Dolly Parton led a supergroup in a rousing rendition of "Jolene" as Eminem brought the entire room to its feet at Saturday's Rock and Roll Hall of Fame gala, which inducted its most eclectic group of legends in years in an ode to rock's spirit.
The country queen and rap agitator were joined by pop futurists Eurythmics, smooth rocker Lionel Richie, confessional lyricist Carly Simon and enduring rock duo Pat Benatar and Neil Giraldo in entering the music pantheon.
"I'm a rock star now!" yelped Parton as she took the stage, fists in the air.
The 76-year-old had tried to decline the prestigious honor because she didn't feel rock enough -- "I didn't understand at the time that it's about a little more than that," she said with her infectious smile.
Artists including P!nk and Brandi Carlile gathered to perform Dolly classics including "9 to 5," before Parton returned to the stage in a stunningly body-con outfit dripping in chains.
The icon then jammed out on a crystal-encrusted electric guitar to debut her new rock song, which included a mean solo from Parton herself.
"I've still got rock and roll down in my country soul / and I'll be rockin' it til the cows come home," she belted.
- Rap village -
Eminem delivered a blend of hits old and new, after one of music's master provocateurs walked out to the quintessential "My Name Is."
His loyal mentor Dr. Dre inducted the artist behind "The Marshall Mathers LP" -- one of the best-selling albums of all time -- who gained the hall's coveted recognition in his first year of eligibility.
Dre said he had asked Eminem if there was anything specific the rapper wanted said at the ceremony: "Number one: I want you to tell everybody I have a huge penis," he quipped.
It was an apt nod to Eminem's knack for the profane, which routinely bled into the darkly humorous.
The superstar built a massive career off his blistering flow and lyrical talent, but at times fueled it with eyebrow-raising controversy.
Eminem invited none other than Steven Tyler to perform "Sing For The Moment" which samples "Dream On," and Ed Sheeran made a surprise appearance to sing Dido's "Thank You" sample in "Stan."
The now 50-year-old then donned his glasses to read his acceptance speech, touching on the obstacles he overcame including a troubled childhood and addiction struggles.
But he spent most of his time at the podium thanking dozens of fellow rappers.
"They say it takes a village to raise a child. Well it took a whole genre and culture to raise me," he said. "I'm a high school dropout, man, with a hip hop education, and these are my teachers."
"And it's their night just as much as it is mine."
- Rock vibes -
The 2022 class saw the hallowed institution continue to bring rappers, pop, R&B and country stars into the hall's fold.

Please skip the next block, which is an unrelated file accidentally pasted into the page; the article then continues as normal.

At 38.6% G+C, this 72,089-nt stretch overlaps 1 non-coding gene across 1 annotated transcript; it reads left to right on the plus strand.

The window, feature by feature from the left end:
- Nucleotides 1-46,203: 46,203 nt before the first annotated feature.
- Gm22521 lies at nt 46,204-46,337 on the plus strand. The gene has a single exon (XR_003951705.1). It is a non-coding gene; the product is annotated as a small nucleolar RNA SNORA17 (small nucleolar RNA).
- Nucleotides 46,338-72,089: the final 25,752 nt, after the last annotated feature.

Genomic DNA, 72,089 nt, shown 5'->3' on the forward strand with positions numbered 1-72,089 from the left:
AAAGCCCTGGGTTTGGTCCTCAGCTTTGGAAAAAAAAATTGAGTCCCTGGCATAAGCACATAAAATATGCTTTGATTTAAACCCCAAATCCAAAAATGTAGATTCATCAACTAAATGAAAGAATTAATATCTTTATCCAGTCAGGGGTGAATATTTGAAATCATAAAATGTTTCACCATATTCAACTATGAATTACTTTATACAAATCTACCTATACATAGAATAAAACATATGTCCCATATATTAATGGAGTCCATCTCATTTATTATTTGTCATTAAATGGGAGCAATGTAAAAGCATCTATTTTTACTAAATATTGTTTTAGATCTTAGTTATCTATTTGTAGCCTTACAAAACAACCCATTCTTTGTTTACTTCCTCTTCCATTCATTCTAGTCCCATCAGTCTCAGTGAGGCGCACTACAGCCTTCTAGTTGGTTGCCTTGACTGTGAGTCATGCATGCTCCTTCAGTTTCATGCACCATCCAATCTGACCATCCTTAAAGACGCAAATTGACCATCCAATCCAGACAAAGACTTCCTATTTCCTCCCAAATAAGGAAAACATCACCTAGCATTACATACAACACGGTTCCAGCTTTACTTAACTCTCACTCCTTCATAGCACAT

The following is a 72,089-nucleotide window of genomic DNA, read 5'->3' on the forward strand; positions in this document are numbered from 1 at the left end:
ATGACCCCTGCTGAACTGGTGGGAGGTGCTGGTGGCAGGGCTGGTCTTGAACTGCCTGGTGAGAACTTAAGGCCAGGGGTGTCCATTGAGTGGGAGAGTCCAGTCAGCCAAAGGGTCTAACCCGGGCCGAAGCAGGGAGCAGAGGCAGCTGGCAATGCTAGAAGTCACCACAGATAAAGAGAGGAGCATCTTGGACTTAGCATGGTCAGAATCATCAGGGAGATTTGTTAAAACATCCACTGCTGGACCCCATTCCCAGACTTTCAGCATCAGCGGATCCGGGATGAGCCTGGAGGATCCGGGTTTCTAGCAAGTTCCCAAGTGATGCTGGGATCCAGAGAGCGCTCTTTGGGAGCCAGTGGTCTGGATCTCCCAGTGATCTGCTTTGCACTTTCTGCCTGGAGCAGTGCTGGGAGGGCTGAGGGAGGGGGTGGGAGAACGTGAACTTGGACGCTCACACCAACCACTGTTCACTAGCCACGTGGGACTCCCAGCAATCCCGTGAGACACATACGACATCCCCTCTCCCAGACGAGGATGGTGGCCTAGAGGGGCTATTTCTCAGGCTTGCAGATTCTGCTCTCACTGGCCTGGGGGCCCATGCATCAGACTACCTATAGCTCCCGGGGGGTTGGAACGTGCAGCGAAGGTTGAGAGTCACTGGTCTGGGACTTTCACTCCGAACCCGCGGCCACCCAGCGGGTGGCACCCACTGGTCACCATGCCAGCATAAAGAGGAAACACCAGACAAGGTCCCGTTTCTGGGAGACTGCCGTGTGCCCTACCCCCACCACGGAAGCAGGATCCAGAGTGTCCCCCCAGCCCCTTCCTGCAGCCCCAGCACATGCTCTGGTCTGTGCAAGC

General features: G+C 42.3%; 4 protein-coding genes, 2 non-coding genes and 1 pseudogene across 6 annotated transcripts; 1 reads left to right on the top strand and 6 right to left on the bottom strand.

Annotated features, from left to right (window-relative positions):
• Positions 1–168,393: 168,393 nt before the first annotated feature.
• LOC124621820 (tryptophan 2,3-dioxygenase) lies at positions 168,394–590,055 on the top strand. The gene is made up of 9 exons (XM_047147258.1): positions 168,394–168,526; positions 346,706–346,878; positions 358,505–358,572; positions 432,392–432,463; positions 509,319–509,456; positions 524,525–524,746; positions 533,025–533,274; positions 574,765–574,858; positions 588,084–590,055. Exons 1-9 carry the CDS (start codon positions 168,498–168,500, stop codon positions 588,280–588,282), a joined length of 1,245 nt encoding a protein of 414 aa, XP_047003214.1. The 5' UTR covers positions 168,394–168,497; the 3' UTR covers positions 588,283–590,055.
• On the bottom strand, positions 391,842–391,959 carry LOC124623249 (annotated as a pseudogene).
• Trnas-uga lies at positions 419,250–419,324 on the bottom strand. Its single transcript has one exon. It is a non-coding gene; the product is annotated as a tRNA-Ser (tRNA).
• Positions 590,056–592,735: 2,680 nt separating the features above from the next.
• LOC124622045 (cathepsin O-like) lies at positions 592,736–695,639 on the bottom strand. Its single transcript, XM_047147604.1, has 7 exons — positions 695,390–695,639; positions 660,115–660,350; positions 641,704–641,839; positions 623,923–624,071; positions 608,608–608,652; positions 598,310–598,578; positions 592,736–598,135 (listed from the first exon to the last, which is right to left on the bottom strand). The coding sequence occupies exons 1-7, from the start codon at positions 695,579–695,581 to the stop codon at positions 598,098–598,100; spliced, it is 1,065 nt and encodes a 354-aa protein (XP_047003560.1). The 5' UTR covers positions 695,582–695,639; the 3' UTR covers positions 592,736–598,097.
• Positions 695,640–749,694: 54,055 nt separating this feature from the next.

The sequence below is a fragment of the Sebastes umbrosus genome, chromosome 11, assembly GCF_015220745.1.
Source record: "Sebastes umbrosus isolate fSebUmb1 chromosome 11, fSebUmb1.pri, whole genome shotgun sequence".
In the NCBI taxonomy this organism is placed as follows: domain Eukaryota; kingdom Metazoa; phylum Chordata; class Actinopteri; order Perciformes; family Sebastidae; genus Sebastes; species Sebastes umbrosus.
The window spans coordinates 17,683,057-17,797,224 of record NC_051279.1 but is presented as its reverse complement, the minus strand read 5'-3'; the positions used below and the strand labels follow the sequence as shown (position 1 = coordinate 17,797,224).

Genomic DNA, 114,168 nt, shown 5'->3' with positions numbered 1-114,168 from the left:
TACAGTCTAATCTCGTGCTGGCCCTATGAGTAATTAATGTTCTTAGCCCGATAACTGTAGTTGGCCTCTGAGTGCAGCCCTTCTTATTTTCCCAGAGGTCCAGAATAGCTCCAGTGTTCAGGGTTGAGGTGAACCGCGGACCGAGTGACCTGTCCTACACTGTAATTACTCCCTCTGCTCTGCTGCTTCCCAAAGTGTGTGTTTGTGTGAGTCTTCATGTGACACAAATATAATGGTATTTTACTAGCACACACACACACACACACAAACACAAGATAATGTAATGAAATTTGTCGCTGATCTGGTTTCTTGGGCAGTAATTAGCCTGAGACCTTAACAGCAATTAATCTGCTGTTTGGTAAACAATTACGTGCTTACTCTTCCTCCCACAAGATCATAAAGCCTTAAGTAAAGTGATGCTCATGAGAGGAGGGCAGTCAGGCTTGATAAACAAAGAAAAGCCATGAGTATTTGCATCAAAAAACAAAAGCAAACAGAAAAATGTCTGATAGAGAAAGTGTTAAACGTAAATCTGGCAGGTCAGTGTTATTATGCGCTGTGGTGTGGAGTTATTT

"Rock and roll is not a color, it is a feeling, it is a vibe," said Richie to a chorus of cheers.
"If we let that vibe come through, this room will grow and grow."
Richie's show-stopping performance included a sing-off with Dave Grohl, who offered guitar riffs to accompany the classic "Easy (Like Sunday Morning.)"
Synthpop pioneers Eurythmics -- the duo comprised of Annie Lennox and Dave Stewart -- also took their place among rock's greatest, but not before delivering a performance that included their classic "Sweet Dreams (Are Made Of This)."
And Duran Duran met the moment with a best-of medley including "Girls On Film" and "Hungry Like The Wolf."
But the British group also held a somber moment for former member Andy Taylor. Frontman Simon Le Bon read an open letter from the guitarist that revealed he had been struggling with stage 4 metastatic prostate cancer for years.
But Taylor said he was "sure as hell glad I'm around to see the day" that the hitmakers made it into the rock hall.
Simon, known for her deeply personal songwriting, was inducted by Sara Bareilles but unable to attend, as two of her sisters recently both died of cancer.
"One of the greatest things about music," Simon said in a message read by Bareilles, "is its uncanny knack for making physical art out of formless emotions like joy and pain."
Pop sensation Olivia Rodrigo then took the stage to perform Simon's seminal 1970s hit "You're So Vain," as audience members including Carlile and LL Cool J bobbed their heads and sang along.
Inducted by Sheryl Crow, Benatar and Giraldo delivered a heart-thumping rendition of their top songs including "Love is a Battlefield" and "Heartbreaker."
And none other than Bruce Springsteen, who attended Saturday to give a special induction to master producer Jimmy Iovine, took the stage to perform alongside John Mellencamp in honor of the late Jerry Lee Lewis.
The Boss slayed a fiery guitar solo as the band delivered a rollicking version of the original hall of famer's "Great Balls of Fire."